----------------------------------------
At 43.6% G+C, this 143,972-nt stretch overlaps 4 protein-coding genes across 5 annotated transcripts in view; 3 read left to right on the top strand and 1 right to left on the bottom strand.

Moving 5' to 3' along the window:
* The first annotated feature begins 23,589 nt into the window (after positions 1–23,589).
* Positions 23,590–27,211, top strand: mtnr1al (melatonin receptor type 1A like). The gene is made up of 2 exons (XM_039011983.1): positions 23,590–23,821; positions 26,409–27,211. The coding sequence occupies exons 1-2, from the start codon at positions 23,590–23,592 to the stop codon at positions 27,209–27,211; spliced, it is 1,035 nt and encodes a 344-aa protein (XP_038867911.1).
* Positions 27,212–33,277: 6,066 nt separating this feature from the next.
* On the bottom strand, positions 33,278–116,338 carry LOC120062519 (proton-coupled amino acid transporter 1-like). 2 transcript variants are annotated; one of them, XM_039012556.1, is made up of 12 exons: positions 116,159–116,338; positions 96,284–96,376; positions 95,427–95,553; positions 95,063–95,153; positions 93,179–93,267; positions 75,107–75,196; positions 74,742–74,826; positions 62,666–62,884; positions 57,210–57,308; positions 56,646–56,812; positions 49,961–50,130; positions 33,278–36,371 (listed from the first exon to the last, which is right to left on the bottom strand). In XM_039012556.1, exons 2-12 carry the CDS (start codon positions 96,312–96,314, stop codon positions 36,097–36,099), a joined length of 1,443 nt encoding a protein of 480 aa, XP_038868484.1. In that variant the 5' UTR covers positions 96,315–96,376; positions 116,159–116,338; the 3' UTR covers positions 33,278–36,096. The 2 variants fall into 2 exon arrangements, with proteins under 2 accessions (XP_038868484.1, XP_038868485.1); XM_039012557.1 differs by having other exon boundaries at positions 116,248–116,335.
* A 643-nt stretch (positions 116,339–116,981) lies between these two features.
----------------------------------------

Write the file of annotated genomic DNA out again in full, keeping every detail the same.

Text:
At 43.6% G+C, this 143,972-nt stretch overlaps 4 protein-coding genes across 5 annotated transcripts in view; 3 read left to right on the top strand and 1 right to left on the bottom strand.

Moving 5' to 3' along the window:
* The first annotated feature begins 23,589 nt into the window (after positions 1–23,589).
* Positions 23,590–27,211, top strand: mtnr1al (melatonin receptor type 1A like). The gene is made up of 2 exons (XM_039011983.1): positions 23,590–23,821; positions 26,409–27,211. The coding sequence occupies exons 1-2, from the start codon at positions 23,590–23,592 to the stop codon at positions 27,209–27,211; spliced, it is 1,035 nt and encodes a 344-aa protein (XP_038867911.1).
* Positions 27,212–33,277: 6,066 nt separating this feature from the next.
* On the bottom strand, positions 33,278–116,338 carry LOC120062519 (proton-coupled amino acid transporter 1-like). 2 transcript variants are annotated; one of them, XM_039012556.1, is made up of 12 exons: positions 116,159–116,338; positions 96,284–96,376; positions 95,427–95,553; positions 95,063–95,153; positions 93,179–93,267; positions 75,107–75,196; positions 74,742–74,826; positions 62,666–62,884; positions 57,210–57,308; positions 56,646–56,812; positions 49,961–50,130; positions 33,278–36,371 (listed from the first exon to the last, which is right to left on the bottom strand). In XM_039012556.1, exons 2-12 carry the CDS (start codon positions 96,312–96,314, stop codon positions 36,097–36,099), a joined length of 1,443 nt encoding a protein of 480 aa, XP_038868484.1. In that variant the 5' UTR covers positions 96,315–96,376; positions 116,159–116,338; the 3' UTR covers positions 33,278–36,096. The 2 variants fall into 2 exon arrangements, with proteins under 2 accessions (XP_038868484.1, XP_038868485.1); XM_039012557.1 differs by having other exon boundaries at positions 116,248–116,335.
* A 643-nt stretch (positions 116,339–116,981) lies between these two features.